15 SEPTEMBER 1894, Page 13


MR. A. STUART-WORTLEY, in what is probably the best-written as well as the most observant description of the home and habits of the red grouse, and of modern sport upon the moors,5 has ventured to make a recome mendation which will raise as much discussion north of the Highland range as if some one had ventured to advocate a change in the established methods of foxhunting in Leicester- shire. His proposal is nothing less than that, abandoning where possible the traditional sport of shooting over dogs throughout the season, Scotch lairds or their tenants should drive their grouse, and make an effort to bring the return of game from their unrivalled moorlands up to the level of the great estates on the southern limit of the grouse's range, in Yorkshire and Derbyshire. If only from the point of view of the probable increase in the supply of one of the best of game-birds for the table, this bold proposal has a certain public interest. But the facts and figures which Mr. Stuart- Wortley quotes are supported by such a minute knowledge of the habits of the birds, and of the nature and scenery of the wild, desolate, and uninhabited moors and hill-tops in which they live—regions often unvisited even by the wandering tourist, and presenting little attraction for the observation and study of their peculiar beauties, apart from the enthusiasm for sport which has occasioned it in this instance, that his pages of descriptive argument take us into an almost unknown country. Now that the first enthusiasm of shooters on the moors is over, and the heather blossom faded, his arguments will be read by them with the attention which they deserve, while the present price of young grouse will stimulate the sympathy of those whose interests are confined to the culinary chapters which form the latter portion of the book.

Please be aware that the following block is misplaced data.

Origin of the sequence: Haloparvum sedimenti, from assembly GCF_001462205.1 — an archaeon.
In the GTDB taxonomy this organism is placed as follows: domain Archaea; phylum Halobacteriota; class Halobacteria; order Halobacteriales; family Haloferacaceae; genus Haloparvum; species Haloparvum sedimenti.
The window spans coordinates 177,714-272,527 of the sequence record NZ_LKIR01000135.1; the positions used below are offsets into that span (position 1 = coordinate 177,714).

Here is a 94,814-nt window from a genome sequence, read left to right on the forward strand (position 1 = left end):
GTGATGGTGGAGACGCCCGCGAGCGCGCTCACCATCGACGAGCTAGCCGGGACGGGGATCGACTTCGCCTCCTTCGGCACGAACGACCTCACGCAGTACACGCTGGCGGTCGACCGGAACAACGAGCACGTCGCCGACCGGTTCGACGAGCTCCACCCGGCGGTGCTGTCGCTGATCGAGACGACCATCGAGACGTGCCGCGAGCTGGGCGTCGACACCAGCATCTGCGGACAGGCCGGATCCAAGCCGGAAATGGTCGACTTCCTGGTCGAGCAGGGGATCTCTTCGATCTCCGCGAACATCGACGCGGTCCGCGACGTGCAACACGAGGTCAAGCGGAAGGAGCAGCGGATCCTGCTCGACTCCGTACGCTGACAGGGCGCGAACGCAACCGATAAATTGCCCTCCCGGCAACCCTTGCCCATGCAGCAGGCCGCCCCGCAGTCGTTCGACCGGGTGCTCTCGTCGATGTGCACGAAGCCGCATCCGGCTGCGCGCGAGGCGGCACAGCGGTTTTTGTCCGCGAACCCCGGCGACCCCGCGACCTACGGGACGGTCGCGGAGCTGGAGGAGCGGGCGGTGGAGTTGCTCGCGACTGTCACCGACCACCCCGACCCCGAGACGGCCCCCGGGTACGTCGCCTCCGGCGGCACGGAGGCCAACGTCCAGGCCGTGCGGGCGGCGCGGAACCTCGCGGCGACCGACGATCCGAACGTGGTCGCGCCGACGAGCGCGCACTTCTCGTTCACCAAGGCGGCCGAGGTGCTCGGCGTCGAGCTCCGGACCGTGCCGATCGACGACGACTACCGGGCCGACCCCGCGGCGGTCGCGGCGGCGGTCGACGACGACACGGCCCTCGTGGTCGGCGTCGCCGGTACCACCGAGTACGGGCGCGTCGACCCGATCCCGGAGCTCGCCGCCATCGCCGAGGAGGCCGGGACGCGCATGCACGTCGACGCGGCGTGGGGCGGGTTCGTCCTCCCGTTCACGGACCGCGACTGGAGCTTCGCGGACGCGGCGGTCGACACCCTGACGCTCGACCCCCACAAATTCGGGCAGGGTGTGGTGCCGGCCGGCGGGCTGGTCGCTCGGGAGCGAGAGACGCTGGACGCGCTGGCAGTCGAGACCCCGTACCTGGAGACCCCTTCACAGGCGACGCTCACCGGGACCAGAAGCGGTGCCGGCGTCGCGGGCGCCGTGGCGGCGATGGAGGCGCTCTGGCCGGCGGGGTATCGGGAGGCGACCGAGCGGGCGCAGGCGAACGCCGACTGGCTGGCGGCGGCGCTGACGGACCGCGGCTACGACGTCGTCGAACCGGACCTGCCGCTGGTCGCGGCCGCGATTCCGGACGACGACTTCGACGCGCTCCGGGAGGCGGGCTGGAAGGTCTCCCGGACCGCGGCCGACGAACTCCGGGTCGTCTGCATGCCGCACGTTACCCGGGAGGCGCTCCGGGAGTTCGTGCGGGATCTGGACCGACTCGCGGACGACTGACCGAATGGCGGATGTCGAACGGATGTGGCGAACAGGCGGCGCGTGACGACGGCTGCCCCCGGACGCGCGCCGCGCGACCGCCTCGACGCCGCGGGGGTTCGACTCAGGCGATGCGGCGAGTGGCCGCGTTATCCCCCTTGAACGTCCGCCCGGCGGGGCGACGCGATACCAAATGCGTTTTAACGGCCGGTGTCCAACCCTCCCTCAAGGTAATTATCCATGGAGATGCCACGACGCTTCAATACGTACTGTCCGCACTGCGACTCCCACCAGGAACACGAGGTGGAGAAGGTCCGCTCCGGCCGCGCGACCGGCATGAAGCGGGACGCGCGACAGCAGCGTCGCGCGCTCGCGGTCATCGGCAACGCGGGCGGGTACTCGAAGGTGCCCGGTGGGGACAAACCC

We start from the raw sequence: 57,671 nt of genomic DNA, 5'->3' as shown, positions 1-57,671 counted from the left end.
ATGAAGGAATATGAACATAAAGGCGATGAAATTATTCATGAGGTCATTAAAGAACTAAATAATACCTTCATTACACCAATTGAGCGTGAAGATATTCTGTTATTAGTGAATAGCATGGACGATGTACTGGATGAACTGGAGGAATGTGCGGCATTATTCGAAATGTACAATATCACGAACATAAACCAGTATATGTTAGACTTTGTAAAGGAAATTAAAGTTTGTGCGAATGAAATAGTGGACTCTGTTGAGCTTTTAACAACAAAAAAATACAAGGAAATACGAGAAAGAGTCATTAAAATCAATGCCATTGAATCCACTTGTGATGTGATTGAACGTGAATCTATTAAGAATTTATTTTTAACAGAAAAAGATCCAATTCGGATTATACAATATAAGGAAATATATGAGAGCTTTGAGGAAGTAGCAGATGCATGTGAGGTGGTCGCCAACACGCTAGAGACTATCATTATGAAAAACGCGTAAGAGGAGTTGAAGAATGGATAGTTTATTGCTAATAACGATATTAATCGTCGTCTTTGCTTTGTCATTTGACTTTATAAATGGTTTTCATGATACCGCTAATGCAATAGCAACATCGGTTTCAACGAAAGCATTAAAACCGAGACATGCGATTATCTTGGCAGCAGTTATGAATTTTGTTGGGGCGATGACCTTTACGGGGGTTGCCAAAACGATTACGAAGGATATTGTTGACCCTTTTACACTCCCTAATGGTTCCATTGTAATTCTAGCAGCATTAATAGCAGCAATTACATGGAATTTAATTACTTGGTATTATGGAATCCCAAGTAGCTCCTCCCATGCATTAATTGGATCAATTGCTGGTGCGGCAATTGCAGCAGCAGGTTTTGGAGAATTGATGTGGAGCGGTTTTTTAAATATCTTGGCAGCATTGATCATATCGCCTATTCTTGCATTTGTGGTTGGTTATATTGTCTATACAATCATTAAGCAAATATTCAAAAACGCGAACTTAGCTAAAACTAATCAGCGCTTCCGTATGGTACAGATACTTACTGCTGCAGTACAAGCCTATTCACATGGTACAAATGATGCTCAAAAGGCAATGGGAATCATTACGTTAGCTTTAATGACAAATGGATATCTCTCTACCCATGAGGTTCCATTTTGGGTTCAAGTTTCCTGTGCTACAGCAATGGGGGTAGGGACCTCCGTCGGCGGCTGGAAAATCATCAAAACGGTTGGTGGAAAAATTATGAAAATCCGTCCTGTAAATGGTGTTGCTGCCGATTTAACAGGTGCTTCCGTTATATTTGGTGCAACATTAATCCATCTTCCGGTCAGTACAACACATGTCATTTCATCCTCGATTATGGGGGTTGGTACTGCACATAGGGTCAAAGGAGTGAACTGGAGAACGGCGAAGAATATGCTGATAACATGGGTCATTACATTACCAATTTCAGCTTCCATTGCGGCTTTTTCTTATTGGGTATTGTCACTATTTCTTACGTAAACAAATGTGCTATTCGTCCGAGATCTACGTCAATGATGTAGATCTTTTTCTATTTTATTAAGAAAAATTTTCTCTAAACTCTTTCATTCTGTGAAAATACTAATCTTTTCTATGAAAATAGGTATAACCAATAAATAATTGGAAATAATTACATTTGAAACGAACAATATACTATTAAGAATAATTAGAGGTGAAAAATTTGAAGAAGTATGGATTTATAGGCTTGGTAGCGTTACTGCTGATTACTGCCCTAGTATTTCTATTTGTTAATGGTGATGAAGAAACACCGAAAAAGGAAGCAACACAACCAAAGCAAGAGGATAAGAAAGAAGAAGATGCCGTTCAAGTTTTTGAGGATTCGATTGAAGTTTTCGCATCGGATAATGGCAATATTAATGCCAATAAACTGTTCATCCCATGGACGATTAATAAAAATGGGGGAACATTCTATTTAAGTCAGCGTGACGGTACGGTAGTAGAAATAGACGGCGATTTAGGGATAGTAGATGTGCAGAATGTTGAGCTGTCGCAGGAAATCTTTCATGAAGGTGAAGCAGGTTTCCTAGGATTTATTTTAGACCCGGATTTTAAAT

The logic of the proposal which has caused such a flutter in the breasts of Scotch landed proprietors is sound enough to recommend it provisionally, Mr. Wortley assumes that, generally speaking, the moors are most valuable which pro- duce most game. That the system of driving grouse where practicable, as in Yorkshire, leads to an enormous increase in their numbers, may be taken as established by the history of the Yorkshire moors during the last twenty years. Whether the sport so enjoyed is equal to that given in the old. fashioned way is a matter of taste. On the hills of the North Riding, the art of forcing hundreds of wild and wary birds to fly over a given and limited line is so well under- stood, and the ground on the whole so favourable, that the difficulties sometimes presented are rather due to wind and weather than to the nature of the ground. The fiat or undu- lating stretches of heather, soft ground and rashes which lie for miles on the top of the Yorkshire hills, dear to the shooters, but singularly devoid of interest to the traveller, are one of the disappointments of the scenery of the North Riding, where the broken limestone-" seam," which wall the highest part of the ascent, promise a far more varied and picturesque scene than is presented on the summit. Many of the low moors of Dumfries, Ayrshire, and Lancashire are the exact counterpart of this typical " driving-ground." Bat it is not to the improvement of these that Mr. Stuart-Wortley invites attention. "Study ground as well as grouse" is his maxim, and the very inequalities which enhance the beauty of a Scotch moor, in the eye of the artist, can of ten be turned to account by the sportsman. '• Where the moor is very rocky, and the small knowes,' or knolls of heather, are alternated with miniature precipices and ravines, furrowed and scored by the rush of melting snow, or swept bare by the plenteous volumes of the summer spate, you will find the grouse acquire habits peculiar to the class of ground ; habits which, if you observe them, you can turn greatly to the advantage of grouse-driving. The birds select bare and rocky spots for their alighting and surveying places. and when disturbed from basking or feeding on the lower ground, they fly to these, and almost always by the same route, according to the wind. I have had a very fine drive with hardly a bit of heather near me, surrounded by frowning precipices and huge boulders, and sheltered by a butt formed by the great stones scattered in profusion over all the upper slopes of the hill." In such mountain grouse-driving, the birds invariably rush through certain passes or gullies in order to alight on certain spots on the opposite hill, and as they come " swinging through the passes at a terrific pace with the wind, or beating slowly and heavily against it, seem- ing to grow mysteriously out of the rocks in front, and vanishing like lightning over the grey knoll behind, yet always • The Grouse. By the Rev. H. A. Maophorf.on. A. J. Stuart-Worilov, end G. Faintsbury. "Fur and Foattler ecrion." London Longman, Green, and Co. 1894. making for the same place, you find by experience that your rock or ravine drive is always one of the best and most cer- tain." There can be no doubt that this kind of driving is as picturesque as it is new to the experience of most owners of Scotch moors. In the great glens, so often seen among the Highland hills, the reluctance of the birds to make new and unusual flights is relied on to keep them on the ground. They are as unwilling to trust themselves to a long flight in a high wind as a swimmer to find himself in the full current of some broad and rapid river. "I have seen a big pack of grouse," writes Mr. Stuart-Wortley, "start across a broad valley, where they would have to go two or three miles before they could alight upon heather, fly about half a mile, funk' it, and turn back to the hill they were dis- turbed on." On the other hand, they show extraordinary skill in flying against the wind, passing round all the ex- crescences, and through all the depressions in the hillside, clinging close to the heather, but always manoeuvring, sidling, or " creeping " to reach the alighting-place which they have in view. This creeping flight of grouse is quite characteristic of the bird. It is a mistake to suppose that when driven they always travel fast. On the contrary, those who have often stood in the butts, in positions whence their flight can be watched for some distance, must frequently have wondered when the grouse would reach them, as they come slowly and silently onwards and upwards, only a few inches above the heather tops. The great difficulty of driving the average Scotch moors, and consequently of doubling or trebling the yield of birds, is found in the intermediate range of ground which usually lies between the good heather and the "high tops," the home of the ptarmigan, the eagle, and the mountain-fox. These middle zones of the Highland hills are perhaps the least known area of British ground. They are places where no man dwells, and where game is too scarce to make them, under the present management of Scotch moors, a resort even for sportsmen. On them there is little or no heather, but wide stretches of grass, with deep and barren peat-bogs, interspersed with rocks, caves, and gullies. These levels are known as the " tops," in distinction to the ptarmigan-ground, or "high tops ; " and under the existing system of shooting, they constitute the great drawback to the improvement of the Scotch grouse- moors and game supply. " On these heights," writes Mr. Stuart-Wortley, "abides a race of old grouse, of wary, predatory habits, amatory and pugnacious dispositions, evasive and exclusive conduct. It is my firm belief that the presence of these useless and destructive birds has a great deal to do with the scarcity of birds, and the low average stock to be found upon Scotch upland shootings. In spring, the old cock-birds descend upon the lower ground, drive off all the young prolific pairs, and deplete the moor. Nothing but driving will kill them down, or persistent stalking conducted with the wariness of long experience." An interesting con- firmation of this proposal for the improvement of Scotch shooting comes from the personal experience of a large Scotch owner, The Mackintosh, who gives the result, gathered from the experience of nearly twenty years, of converting a pro- perty of about eleven thousand acres, in the valley of the Findborn, into a " driving moor." The experiment dates from the year 1879, though some attempts had been made earlier. The total number of grouse shot in the season was 5,172, as against 3,000 seven years earlier. In 1884, the average number of birds shot in a day during three days' driving was 94 brace. In 1885 and 1886 it had risen to 130 and 165 brace. As no grouse are ever reared by hand like pheasants or partridges, the economic gain in the quantity of game naturally produced by this moor when shot as Mr. Stuart-Wortley recommends, rather than as is now generally practised in Scotland, is obvious and suggestive. Grouse, as represented by shooting-rents, pay for the roads, bridges, rates, School Boards, and a great part of the wages of the Highland population ; and if the letting- value of the moors could be increased, there would be a handsome surplus left in the pockets of landowners. But it cannot be done without expense and trouble. The ground needs careful surveying from a new point of view, in order to make the best of its capabilities, and more attention than most Scotch keepers, who are prejudiced against any change, are usually prepared to give. What with looking after the springs (for water in dry seasons), and altering and repairing the butts, the spade is not out of the keepers' and watchers' bands from April to August. But if the "grouse crop" for the year could be doubled—a low estimate, as compared with general experience, of the results of driving—the result would. far more than repay expenditure. The conclusion of the pro- prietors previously quoted is, that by regular and systematic driving, the stock of birds may be not only doubled, but trebled ; and that the healthiness of the moor is increased,. grouse diseases on his own property having practically die- appeared.